In 1767, Priestley was offered a ministry in Leeds, Englane, located near a brewery. This abundant and convenient source of “fixed air” — what we now know as carbon dioxide — from fermentation sparked his lifetime investigation into the chemistry of gases. He found a way to produce artificially what occurred naturally in beer and champagne: water containing the effervescence of carbon dioxide. The method earned the Royal Society’s coveted Copley Prize and was the precursor of the modern soft-drink industry.

Even Michael Jackson, in 1994, wrote about Priestley connection to the brewing industry.

“It has been suggested that the Yorkshire square system was developed with the help of Joseph Priestley who, in 1722, delivered a paper to the Royal Society on the absorption of gases in liquids. In addition to being a scientist, and later a political dissident, he was for a time the minister of a Unitarian church in Leeds. During that period he lived next to a brewery on a site that is now Tetley’s.”


In the New World Encyclopedia, during his time in Leeds, it explains his work on carbonation.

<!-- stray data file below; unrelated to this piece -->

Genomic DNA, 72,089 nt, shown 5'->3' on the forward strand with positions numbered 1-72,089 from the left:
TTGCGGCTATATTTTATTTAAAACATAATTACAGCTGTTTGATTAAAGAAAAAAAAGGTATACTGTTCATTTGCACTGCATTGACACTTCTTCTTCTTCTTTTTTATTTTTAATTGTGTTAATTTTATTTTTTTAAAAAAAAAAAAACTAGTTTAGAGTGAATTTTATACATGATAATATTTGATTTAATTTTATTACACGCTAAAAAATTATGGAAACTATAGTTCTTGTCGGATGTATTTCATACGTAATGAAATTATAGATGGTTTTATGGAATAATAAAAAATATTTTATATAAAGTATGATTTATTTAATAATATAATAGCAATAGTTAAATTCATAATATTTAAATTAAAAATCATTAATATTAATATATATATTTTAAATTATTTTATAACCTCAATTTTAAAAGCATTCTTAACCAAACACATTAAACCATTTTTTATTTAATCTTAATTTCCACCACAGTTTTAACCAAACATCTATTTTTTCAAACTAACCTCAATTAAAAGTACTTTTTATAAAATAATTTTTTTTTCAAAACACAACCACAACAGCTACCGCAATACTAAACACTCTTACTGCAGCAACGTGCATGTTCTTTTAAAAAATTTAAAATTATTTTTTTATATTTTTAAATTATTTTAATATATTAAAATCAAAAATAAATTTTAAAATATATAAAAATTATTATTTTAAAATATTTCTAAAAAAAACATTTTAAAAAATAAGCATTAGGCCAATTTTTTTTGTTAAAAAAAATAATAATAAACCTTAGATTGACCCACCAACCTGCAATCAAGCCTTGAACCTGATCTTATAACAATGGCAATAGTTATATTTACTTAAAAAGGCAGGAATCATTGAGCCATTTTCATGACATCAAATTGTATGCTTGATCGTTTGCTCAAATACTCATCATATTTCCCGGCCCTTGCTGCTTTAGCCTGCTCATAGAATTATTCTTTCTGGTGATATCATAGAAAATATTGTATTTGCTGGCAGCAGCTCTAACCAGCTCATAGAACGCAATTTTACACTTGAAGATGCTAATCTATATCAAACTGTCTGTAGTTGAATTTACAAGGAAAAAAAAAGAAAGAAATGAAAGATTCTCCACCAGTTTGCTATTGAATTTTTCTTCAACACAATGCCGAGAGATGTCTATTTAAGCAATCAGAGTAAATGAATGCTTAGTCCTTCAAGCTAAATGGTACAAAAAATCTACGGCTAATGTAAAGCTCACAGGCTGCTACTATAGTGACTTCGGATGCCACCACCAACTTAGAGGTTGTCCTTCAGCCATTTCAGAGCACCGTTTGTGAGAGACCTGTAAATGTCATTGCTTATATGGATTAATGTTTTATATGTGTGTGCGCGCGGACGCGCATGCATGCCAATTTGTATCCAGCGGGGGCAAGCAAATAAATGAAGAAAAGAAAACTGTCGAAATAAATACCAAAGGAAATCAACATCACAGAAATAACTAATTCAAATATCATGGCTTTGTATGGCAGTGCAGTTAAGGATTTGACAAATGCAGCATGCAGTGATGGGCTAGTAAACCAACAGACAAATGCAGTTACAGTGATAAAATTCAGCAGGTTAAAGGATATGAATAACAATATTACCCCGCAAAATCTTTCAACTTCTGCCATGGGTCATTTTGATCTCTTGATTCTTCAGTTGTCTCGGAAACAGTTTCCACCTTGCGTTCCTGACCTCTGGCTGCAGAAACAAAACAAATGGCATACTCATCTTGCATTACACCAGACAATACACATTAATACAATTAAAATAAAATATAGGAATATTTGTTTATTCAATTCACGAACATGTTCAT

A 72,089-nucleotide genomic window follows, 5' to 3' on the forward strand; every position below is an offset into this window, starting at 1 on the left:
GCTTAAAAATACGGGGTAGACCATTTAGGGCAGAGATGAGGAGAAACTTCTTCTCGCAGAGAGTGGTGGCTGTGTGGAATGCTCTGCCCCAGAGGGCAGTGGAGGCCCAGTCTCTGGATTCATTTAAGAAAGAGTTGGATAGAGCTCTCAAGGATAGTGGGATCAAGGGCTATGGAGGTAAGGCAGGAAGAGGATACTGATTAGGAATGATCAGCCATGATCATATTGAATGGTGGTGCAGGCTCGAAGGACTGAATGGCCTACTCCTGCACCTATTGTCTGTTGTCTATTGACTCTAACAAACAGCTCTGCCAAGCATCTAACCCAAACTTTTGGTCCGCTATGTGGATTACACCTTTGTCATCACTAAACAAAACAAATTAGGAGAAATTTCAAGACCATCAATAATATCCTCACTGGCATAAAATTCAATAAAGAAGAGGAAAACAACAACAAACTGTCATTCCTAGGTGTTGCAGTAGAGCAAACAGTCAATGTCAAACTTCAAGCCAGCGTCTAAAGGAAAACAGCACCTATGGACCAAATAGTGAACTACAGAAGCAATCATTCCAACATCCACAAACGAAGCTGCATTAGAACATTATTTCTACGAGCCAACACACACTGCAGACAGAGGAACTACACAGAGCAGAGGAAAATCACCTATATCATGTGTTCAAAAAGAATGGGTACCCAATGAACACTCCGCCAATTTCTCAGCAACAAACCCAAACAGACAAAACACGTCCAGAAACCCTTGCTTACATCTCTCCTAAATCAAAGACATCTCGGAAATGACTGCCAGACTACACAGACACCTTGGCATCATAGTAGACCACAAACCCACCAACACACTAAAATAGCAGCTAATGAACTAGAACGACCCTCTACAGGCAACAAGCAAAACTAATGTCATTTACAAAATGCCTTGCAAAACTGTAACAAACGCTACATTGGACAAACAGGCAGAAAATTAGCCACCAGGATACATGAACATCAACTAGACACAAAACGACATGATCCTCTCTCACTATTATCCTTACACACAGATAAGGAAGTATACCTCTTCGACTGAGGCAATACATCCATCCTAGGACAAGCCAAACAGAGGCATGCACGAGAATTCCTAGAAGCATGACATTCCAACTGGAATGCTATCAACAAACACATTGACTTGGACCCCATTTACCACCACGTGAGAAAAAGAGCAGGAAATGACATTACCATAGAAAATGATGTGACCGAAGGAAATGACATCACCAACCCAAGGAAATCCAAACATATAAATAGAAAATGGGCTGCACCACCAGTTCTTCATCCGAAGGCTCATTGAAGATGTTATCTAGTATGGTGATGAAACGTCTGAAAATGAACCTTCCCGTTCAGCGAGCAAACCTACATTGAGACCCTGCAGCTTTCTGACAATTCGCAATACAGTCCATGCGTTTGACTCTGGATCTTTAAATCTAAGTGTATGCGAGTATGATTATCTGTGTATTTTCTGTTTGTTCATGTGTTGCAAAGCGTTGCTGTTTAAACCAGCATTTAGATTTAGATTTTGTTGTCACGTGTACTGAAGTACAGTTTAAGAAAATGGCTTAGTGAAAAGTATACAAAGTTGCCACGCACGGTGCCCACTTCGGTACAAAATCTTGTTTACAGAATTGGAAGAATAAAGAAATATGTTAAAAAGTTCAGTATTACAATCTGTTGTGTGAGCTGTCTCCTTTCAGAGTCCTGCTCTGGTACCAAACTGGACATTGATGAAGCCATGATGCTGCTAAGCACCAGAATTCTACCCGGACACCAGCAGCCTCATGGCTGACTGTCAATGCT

Priestley’s house was next to a brewery, and he became fascinated with the layer of dense gas that hung over the giant vats of fermenting beer. His first experiments showed that the gas would extinguish lighted wood chips. He then noticed that the gas appeared to be heavier than normal air, as it remained in the vats and did not mix with the air in the room. The distinctive gas, which Priestley called “fixed air,” had already been discovered and named “mephitic air” by Joseph Black. It was, in fact, carbon dioxide. Priestley discovered a method of impregnating water with the carbon dioxide by placing a bowl of water above a vat of fermenting beer. The carbon dioxide soon became dissolved in the water to produce soda water, and Priestley found that the impregnated water developed a pleasant acidic taste. In 1773, he published an article on the carbonation of water (soda water), which won him the Royal Society’s Copley Medal and brought much attention to his scientific work.